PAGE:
Senator Raphael Warnock (D-GA) compared former President Donald Trump’s supporters — particularly evangelical Christians — to segregationists and slavery advocates during a recent interview, suggesting that they must be answering to a different God.

Warnock joined host David Remnick for a lengthy conversation that aired over the weekend on “The New Yorker Radio Hour,” and Warnock insisted that the political fight against Trump was also a “moral and spiritual” battle.

It was Remnick who raised the question about pro-Trump evangelicals and what he called a “movement” among them to call for becoming a “Christian Nation with laws instituting Christian principles.”

“The enormous number of people of earnest faith, who look at someone who lives the way he does, who’s now been convicted of multiple felonies, how do you analyze that?” Remnick asked.

Warnock responded by suggesting that evangelical Trump supporters were no different from the Christians who had at one time supported either slavery or segregation.

“Well, there were a number of Christians, a whole lot of Christians, who were pro-slavery. And, there are a whole lot of Christians who were pro-segregation,” Warnock explained, adding, “There’s a recurring line by Martin Luther King Jr in his letter from the Birmingham jail. He says it a few times, and in his speeches — he says, ‘I am so disappointed in the American church. What kind of people worship there? Who really is their God?’ That’s the question for this moment. ‘Who really is their God?’ Particularly when we’ve been told by a lot of folks on the far right for years that their focus is family values.”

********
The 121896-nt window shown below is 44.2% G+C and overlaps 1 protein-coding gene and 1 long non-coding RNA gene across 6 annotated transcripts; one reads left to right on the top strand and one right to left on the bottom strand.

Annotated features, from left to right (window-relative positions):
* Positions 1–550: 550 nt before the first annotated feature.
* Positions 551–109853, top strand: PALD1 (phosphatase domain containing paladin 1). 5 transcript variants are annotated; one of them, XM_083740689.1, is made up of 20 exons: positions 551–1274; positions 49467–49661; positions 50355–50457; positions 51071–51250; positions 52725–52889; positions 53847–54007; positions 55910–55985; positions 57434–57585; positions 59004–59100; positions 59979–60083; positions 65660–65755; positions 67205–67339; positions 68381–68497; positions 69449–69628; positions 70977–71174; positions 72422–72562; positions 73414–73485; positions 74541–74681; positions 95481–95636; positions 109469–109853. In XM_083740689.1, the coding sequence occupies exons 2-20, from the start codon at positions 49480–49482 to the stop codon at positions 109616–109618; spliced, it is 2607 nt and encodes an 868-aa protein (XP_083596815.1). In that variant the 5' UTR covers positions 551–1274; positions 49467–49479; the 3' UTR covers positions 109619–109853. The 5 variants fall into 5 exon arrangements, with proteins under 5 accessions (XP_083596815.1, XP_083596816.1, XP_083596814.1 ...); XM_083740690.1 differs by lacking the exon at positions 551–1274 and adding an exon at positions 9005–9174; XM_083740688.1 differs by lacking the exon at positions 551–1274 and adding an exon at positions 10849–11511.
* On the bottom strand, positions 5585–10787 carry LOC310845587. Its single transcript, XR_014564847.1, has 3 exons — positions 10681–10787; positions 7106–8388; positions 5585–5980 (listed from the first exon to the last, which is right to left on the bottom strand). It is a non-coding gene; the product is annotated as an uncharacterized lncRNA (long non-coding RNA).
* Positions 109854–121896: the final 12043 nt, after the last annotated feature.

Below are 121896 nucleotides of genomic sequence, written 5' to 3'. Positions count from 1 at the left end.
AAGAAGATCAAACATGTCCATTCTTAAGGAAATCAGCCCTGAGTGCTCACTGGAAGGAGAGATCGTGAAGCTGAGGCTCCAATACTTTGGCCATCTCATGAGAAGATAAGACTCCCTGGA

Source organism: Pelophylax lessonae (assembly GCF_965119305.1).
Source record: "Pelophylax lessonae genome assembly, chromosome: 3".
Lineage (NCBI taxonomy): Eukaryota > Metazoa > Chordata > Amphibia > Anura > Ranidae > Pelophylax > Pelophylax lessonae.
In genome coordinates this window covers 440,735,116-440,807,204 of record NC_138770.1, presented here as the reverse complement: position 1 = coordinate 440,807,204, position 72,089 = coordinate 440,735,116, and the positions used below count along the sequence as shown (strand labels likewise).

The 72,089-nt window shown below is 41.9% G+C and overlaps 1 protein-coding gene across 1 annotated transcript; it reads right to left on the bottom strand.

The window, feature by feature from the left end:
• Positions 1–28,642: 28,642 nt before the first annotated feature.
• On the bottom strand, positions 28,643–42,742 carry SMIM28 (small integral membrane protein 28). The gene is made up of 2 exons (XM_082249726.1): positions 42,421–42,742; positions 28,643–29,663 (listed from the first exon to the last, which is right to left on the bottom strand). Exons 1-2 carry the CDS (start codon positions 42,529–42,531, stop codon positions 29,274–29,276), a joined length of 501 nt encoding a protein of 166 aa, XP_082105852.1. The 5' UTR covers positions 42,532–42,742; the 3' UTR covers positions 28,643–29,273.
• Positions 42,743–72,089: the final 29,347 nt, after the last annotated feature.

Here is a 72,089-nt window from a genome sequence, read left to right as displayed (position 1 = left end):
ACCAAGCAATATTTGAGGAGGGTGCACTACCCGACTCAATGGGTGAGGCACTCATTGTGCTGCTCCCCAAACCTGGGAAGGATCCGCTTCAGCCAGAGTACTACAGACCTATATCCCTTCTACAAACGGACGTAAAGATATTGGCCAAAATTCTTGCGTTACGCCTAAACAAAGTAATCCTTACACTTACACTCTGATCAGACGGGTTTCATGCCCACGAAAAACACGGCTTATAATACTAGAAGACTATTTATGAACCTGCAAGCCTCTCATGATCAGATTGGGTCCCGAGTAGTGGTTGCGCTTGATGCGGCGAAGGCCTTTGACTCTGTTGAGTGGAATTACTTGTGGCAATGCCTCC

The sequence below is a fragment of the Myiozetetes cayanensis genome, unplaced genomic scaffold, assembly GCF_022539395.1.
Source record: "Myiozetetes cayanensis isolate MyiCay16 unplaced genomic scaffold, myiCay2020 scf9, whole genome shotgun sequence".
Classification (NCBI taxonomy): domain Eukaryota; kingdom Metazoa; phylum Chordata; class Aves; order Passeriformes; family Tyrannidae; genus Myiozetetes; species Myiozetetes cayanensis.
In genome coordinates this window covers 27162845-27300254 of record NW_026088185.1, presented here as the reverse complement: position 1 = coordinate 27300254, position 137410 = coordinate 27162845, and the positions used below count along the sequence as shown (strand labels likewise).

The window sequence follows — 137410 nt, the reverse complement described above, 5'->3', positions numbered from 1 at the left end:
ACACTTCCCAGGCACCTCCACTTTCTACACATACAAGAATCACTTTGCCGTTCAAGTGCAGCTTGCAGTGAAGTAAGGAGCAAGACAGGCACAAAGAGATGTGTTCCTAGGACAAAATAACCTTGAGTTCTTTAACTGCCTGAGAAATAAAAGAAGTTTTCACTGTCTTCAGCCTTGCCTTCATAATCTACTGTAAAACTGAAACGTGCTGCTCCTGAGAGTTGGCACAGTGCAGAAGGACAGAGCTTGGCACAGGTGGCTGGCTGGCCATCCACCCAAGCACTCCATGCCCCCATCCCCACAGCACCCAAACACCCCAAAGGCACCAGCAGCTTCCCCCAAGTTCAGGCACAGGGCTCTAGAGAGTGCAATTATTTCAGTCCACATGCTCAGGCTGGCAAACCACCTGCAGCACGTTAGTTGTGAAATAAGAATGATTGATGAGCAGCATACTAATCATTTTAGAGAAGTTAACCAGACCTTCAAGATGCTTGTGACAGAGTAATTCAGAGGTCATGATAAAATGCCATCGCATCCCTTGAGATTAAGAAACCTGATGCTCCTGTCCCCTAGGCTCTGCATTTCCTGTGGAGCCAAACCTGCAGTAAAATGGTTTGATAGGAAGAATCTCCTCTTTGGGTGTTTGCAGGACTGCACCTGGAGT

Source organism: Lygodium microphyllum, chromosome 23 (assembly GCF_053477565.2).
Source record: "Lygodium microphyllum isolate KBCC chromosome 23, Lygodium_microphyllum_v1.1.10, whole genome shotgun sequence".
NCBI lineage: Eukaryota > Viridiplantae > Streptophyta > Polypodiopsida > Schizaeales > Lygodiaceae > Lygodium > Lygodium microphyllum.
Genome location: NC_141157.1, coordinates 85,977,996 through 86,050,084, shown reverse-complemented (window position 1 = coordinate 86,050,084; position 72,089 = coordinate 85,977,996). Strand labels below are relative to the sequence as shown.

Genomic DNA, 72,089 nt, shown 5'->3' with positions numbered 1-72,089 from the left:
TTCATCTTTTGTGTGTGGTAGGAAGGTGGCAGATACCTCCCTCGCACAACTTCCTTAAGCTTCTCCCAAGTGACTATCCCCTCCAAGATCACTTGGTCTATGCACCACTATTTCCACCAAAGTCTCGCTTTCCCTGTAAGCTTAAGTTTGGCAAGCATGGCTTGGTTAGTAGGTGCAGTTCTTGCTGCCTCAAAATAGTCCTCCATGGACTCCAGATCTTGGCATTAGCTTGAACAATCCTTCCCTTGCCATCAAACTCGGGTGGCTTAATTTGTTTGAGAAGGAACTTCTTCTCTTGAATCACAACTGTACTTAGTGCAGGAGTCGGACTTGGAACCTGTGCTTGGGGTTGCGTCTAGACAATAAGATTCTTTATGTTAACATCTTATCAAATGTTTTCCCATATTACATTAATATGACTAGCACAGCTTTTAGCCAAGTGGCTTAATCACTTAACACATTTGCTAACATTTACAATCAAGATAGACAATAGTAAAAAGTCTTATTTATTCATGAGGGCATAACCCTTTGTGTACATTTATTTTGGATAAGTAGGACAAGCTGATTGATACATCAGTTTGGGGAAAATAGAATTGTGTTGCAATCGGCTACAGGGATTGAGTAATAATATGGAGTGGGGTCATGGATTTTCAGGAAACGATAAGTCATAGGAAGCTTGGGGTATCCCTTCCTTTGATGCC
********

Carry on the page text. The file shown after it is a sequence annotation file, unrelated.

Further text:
Warnock went on to attack evangelicals for their position on “matters of private morality,” such as sex and gender issues.

“And those same people now are lined up behind Donald Trump,” Warnock kept hammering the point. “A man who has, had several marriages who found himself caught up in the crosshairs of, his decision to having an affair with a porn star, and these same folks who raised these issues around family values and private morality are the ones who are speaking as if he is the Messiah of God. I think the question that Doctor King asked all those years ago is especially relevant at this moment: ‘Who really is their God?’”